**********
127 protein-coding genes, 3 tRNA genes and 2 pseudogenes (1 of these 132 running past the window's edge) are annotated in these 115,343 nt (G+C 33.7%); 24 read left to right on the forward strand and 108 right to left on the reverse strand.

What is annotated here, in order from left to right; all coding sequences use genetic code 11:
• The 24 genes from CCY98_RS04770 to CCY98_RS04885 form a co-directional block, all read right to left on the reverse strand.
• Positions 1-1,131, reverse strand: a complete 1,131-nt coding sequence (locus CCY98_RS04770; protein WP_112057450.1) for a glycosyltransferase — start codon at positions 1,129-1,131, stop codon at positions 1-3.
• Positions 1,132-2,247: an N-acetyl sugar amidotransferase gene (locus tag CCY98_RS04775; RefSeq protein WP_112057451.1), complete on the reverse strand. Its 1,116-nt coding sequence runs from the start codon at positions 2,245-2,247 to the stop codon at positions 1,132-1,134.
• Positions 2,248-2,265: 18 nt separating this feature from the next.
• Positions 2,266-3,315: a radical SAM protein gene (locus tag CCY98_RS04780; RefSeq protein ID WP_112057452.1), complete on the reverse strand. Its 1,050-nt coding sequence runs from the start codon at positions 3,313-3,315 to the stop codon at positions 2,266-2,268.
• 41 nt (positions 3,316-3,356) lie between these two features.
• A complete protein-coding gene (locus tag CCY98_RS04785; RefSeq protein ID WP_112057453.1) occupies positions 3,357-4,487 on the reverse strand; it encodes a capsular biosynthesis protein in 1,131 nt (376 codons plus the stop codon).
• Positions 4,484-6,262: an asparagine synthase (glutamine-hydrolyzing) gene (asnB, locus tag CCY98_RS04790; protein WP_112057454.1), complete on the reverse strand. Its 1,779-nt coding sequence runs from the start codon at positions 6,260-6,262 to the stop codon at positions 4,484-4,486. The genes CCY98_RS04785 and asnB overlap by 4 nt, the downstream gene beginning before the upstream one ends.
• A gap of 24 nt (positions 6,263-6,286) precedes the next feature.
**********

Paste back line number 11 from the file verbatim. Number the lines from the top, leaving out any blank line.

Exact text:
• A gap of 24 nt (positions 6,263-6,286) precedes the next feature.